Sr. Regina Murphy, S.C.
9 November 2007
2 hours, 47 minutes
Ireland House Oral History Collection, Archives of Irish America, New York University
Regina Murphy (b. 1939), a Sister of Charity, is the daughter of Thomas Paul Murphy, an immigrant from Co. Mayo, Ireland, and Katherine Murphy, from Co. Galway. Her father began working in New York City in James Butler’s groceries and eventually owned and operated his own store. She has one older brother, Tommy, who entered religious life as a brother but left before taking his vows and married the “girl next door.”
Educated at St. Margaret of Cortona School in Riverdale and Sacred Heart of Mary High School, Regina Murphy went to Marymount College in Tarrytown, NY, for two years before deciding to enter the Sisters of Charity in 1959.(1) She finished her education at the College of Mount St. Vincent, then obtained graduate degrees from St. Louis University and Fordham University.
Sr. Regina started missionary work in the Bahamas in 1969, the same year she took her final vows. Her work there was in education but her observation of the stark contrast in living standards between the island natives and visiting tourists drove her towards peace and justice work. Eventually she became the Mission Coordinator for the Sisters of Charity. In this position Sr. Regina visited her peers in Guatemala where the sisters were involved in water projects and organizing social service networks.
Vatican II changed the religious life of Catholics around the world. For Sr. Regina, it marked the beginning of a change in the way the Catholic Church perceived social problems and injustice. Rather than simply taking care of day-to-day needs of the underprivileged, she felt that Vatican II placed greater emphasis on the social infrastructure, addressing what needed to be changed systemically to achieve a better quality of life for all members of society. As a result she focused her energy as an advocate for corporate responsibility. Sr. Regina worked for the Interfaith Center on Corporate Responsibility,(2) a local coalition of New York-based religious orders with investments in many companies. She also fought hard to establish the McBride Principles.(3) Although inspired by labor discrimination against Catholics in Northern Ireland, the McBride Principles are written as a universal guide for preventing discrimination of any kind in the work place. In 1988 they were instrumental to the implementation of the Fair Employment Act in Northern Ireland.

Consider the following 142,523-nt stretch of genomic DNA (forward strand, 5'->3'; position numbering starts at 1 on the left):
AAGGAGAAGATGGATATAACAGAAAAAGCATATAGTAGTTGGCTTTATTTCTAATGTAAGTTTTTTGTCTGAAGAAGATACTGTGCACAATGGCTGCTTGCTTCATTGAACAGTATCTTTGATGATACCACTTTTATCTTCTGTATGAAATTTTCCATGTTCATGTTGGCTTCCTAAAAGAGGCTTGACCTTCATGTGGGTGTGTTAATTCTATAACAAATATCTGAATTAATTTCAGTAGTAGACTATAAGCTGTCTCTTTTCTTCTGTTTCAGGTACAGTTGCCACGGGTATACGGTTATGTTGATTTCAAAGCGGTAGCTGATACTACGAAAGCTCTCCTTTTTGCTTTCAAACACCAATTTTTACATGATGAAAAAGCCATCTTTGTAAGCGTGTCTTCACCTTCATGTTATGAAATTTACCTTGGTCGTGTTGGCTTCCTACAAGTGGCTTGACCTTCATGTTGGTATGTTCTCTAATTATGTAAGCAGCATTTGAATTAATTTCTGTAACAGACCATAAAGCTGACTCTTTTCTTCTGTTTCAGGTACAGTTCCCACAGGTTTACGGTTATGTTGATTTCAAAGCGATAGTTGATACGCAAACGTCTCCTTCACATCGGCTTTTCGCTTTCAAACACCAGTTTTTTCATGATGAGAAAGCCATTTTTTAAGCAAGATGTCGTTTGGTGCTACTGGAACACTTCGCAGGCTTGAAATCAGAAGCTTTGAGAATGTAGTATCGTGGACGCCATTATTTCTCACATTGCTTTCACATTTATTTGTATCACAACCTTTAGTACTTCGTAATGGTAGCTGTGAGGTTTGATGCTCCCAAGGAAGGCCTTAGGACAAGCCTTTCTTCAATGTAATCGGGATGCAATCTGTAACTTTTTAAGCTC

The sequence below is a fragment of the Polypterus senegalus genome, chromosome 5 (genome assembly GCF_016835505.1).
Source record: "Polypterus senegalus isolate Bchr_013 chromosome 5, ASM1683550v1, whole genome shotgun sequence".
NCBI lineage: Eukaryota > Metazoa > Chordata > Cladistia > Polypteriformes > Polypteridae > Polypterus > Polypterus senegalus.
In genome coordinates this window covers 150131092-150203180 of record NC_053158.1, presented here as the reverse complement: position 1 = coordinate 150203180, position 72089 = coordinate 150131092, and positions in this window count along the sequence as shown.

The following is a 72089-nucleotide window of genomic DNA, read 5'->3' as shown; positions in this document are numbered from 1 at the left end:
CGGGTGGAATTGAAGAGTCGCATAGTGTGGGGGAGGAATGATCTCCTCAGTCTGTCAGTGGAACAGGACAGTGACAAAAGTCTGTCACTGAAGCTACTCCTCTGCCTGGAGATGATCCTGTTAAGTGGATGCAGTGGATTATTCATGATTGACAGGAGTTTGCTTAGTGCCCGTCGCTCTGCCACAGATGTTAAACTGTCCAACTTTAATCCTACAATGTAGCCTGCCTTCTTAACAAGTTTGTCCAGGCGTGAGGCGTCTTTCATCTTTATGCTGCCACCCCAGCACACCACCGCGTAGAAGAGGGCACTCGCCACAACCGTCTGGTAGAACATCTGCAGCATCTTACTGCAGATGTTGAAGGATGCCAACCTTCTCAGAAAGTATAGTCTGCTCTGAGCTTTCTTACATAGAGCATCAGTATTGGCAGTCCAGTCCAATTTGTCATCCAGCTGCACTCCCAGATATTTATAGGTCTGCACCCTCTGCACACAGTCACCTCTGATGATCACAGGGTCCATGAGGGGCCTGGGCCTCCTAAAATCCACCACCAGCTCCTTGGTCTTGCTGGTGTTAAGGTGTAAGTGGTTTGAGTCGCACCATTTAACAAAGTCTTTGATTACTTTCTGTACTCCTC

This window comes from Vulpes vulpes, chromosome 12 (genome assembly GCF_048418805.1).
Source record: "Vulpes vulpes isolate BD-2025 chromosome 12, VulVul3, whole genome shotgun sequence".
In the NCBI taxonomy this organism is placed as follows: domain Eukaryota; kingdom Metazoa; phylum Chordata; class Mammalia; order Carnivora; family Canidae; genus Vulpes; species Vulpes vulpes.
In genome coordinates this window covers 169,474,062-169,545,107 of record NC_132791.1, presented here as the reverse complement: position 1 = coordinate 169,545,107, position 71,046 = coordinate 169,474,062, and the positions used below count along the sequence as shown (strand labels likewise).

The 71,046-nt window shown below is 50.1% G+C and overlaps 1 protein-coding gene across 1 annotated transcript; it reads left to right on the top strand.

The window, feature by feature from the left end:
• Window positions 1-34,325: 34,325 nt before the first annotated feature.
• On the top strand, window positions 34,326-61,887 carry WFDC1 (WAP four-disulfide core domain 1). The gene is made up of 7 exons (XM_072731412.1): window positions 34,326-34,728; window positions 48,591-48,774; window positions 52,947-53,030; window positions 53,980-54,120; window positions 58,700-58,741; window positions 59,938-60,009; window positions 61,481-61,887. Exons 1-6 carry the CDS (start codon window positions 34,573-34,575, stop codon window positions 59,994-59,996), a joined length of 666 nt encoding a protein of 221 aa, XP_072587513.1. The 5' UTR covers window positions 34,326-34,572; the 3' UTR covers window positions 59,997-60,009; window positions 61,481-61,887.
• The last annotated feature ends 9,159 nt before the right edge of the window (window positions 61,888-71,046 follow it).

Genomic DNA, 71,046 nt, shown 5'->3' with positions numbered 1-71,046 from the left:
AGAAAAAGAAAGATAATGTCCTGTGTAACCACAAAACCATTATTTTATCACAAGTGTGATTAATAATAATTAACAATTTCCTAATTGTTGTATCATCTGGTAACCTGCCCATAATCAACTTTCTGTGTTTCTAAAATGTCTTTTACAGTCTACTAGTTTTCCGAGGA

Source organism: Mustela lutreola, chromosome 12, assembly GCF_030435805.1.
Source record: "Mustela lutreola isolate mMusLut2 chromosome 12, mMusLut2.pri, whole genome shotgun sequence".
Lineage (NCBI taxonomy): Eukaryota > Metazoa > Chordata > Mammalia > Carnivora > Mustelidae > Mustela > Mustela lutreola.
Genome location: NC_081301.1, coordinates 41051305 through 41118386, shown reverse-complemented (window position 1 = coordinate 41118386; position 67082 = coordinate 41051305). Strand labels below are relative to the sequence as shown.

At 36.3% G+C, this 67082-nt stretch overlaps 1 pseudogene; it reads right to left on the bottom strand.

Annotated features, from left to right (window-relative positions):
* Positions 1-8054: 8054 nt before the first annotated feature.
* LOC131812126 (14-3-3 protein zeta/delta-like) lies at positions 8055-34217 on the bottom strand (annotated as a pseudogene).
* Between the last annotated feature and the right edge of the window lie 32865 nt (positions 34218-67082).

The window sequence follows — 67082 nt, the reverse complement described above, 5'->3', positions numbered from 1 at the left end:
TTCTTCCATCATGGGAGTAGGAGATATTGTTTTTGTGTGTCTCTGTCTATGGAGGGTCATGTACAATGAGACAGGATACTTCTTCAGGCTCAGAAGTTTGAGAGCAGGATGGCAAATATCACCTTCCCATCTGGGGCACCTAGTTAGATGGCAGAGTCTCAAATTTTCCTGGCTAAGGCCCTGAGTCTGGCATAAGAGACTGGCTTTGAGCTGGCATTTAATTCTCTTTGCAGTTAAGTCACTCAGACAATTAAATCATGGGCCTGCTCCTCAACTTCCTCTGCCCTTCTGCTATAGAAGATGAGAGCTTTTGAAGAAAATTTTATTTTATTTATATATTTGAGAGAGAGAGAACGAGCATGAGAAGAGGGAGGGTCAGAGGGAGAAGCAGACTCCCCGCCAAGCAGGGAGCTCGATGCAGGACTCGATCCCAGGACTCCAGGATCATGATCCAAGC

At the time of this interview, Sr. Regina Murphy was the property manager for the Sisters of Charity, overseeing both the maintenance of buildings and construction projects for the order.
Excerpt No. 1
On becoming a nunDisc 1; 62:48–64;49
Transcription of Excerpt No. 1:
JR: Since your parents were so opposed to it, what do you think was the force that propelled you to actually enter the convent?
RM: I really did feel called. You know, that this was what – I mean, I dated, and I went out with a fella for years. I mean, it wasn’t – like I said, I wasn’t a holy-gamole type but I really did feel called. And I also realized that, that material things weren’t, weren’t what made us happy. You know, I saw my parents working for, you know, for the things they never had, and we lost out on a home life.
LA: Yeah, Yeah.
RM: For me, anyway, after my brother left, my mother would be down at the store a lot, and she’d get home at 8 o’clock at night, and so I basically grew up like Topsy in high school. My brother says we were the original latch-key children. Often the key would be under the mat; you know, you come home at lunch time. But I realized – and I remember two very, I guess very dramatic moments. I had the car and I was driving up to Harvard to go to some weekend thing that a guy from the neighborhood who went to Harvard invited me to – or Yale, no, it was Yale – and you know, it seems so exciting driving out of Marymount, and it was a flashy car, it was one of those ones with the fins –
LA: The wings? Oh, yeah, the fins.